The major college football season ended last night with Auburn beating Oregon for the mythical Bowl Championship Series (BCS) National Championship.
It was an entertaining game to watch. The 30+ days the teams had off showed as both teams were a little shaky in the scoreless first quarter.
I watched most of the 35 bowl games. Many were competitive and many had a lot of empty seats. About 32 of them were televised on the ESPN/ABC networks.
The most ridiculous penalty flag thrown this bowl season belongs to the Big Ten officials. This was where the Kansas State player was called for an unsportsmanlike conduct penalty for saluting his fans after a touchdown. Apparently being patriotic does not set well with the Big Ten officials, and it probably cost Kansas State the game or at least a realistic shot at winning the game. I’m sure glad the Big Ten officials don’t referee a lot of the games featuring the Air Force, or Navy or Army…
Two Undefeated Teams:
Auburn finished their season undefeated. TCU also finished their season undefeated. It sure would be nice if we could answer the “what ifs” about major college football and actually see a team in this division play their way to a championship, but that is a least a few years away as ESPN has a deal with the BCS through 2013.
The fans will keep complaining and we’ll probably continue to see many empty seats at Bowl games – Bowl games that mean nothing.
I’ve written about the problems with the Bowl games the last several years, so there’s not need to rehash the whole thing, but there needs to be a 16 team playoff using the bowl games as playoff games. Just think this year if in the semi-finals on New Year’s Day we could have had the Rose Bowl and the Orange Bowl with Auburn and Stanford and TCU and Oregon!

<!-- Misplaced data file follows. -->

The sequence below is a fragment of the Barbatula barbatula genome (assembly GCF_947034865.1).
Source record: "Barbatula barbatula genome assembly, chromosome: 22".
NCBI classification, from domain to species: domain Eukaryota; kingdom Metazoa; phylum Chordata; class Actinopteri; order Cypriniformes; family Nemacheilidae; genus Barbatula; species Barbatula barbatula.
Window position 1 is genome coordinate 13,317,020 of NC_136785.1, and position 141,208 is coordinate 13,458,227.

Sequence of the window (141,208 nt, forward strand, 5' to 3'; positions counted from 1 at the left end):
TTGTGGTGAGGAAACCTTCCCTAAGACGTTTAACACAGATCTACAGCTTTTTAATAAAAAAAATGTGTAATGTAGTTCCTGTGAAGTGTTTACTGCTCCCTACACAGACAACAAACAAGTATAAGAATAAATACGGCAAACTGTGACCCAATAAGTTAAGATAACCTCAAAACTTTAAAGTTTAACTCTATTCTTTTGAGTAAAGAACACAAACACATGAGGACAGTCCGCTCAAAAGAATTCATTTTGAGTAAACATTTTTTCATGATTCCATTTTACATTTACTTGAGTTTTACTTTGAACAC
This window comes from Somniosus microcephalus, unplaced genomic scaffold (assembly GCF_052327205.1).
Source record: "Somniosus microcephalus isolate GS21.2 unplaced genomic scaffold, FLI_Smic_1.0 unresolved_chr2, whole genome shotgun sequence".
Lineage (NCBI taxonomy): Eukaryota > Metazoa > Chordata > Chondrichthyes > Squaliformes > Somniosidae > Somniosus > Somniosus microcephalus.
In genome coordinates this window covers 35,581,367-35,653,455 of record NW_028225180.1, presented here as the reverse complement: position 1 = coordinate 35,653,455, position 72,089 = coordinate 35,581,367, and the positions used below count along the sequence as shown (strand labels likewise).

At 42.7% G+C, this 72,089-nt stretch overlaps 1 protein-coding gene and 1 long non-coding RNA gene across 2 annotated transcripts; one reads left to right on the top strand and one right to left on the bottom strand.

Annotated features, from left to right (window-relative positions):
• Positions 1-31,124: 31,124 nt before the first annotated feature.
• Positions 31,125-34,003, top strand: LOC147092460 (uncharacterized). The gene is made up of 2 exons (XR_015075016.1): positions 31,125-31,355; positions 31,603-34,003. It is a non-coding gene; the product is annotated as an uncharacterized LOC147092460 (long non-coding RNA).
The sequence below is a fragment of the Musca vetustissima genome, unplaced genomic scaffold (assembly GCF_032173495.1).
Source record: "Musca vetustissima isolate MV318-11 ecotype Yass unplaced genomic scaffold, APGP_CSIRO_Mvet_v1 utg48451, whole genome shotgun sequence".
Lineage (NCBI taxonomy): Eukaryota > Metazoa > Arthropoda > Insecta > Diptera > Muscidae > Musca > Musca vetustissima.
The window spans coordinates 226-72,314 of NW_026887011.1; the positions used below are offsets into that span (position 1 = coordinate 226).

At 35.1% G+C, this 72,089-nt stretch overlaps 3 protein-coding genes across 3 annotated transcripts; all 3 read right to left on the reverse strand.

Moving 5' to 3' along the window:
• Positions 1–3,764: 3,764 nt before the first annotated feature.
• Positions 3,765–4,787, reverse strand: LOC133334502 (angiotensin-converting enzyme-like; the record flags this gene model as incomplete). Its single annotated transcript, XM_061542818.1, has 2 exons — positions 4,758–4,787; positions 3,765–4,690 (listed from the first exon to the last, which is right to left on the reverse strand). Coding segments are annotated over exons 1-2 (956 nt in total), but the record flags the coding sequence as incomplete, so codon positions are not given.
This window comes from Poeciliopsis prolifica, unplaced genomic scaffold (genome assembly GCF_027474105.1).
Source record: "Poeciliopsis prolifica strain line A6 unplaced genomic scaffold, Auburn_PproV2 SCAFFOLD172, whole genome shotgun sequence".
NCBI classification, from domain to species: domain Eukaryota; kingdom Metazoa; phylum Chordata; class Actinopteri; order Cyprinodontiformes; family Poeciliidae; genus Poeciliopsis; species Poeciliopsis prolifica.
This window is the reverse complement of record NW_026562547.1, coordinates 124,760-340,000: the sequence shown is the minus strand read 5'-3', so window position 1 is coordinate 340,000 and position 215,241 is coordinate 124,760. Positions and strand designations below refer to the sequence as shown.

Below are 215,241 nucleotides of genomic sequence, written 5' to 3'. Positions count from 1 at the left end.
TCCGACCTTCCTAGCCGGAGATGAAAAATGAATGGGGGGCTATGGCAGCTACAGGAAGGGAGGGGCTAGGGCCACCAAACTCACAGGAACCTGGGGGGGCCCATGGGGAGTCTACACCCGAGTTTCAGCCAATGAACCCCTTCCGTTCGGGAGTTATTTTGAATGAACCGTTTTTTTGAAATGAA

Having 16 teams would still give the pollsters some input to set the teams, but it would also only require four more games for two of the teams to play in a real National Championship – that is already stretching into mid January. Plus, if you took the top 16 teams in the BCS standings this year, then teams like Boise State and Nevada would be in the big show and TCU would not be the odd team out. A team like Connecticut, which was blown out in the BCS Fiesta Bowl, would not have made it into the playoffs.
Of the five BCS games, three were competitive. Two teams, Oklahoma and Stanford, beat their opponents by 28 points each which shows those who made these matchups did not think them through. The BCS is designed to create exciting and competitive match-ups…and revenue. And revenue. Revenue.
So we now end another season of college football. Congratulations to the real National Champions like Eastern Washington University (Division I-AA), UW-Whitewater (Division III) and the Carroll College Saints (NAIA) whose fans, players, and coaches can sleep a little better at night knowing they are for real.
It’s only Tuesday:
So now we, the football fans, have to wait a few days for the biggest weekend of NFL football – the divisional round! Here are the games:
-Saturday: AFC-Ravens at the Steelers (2:30 p.m. MT Time on CBS). I am sore just thinking about it.
-Saturday: NFC-Packers at the Falcons (6:00 p.m. MT Time on FOX). Is the Favre curse over?
-Sunday: NFC-Seahawks at the Bears (11:00 a.m. MT Time on FOX). The Seahawks beat the Bears earlier this year.
-Sunday: AFC-Jets at the Patriots (2:30 p.m. MT Time on CBS). It’s personal for the Jets; it’s business as usual for the Patriots.
Don’t forget to stretch…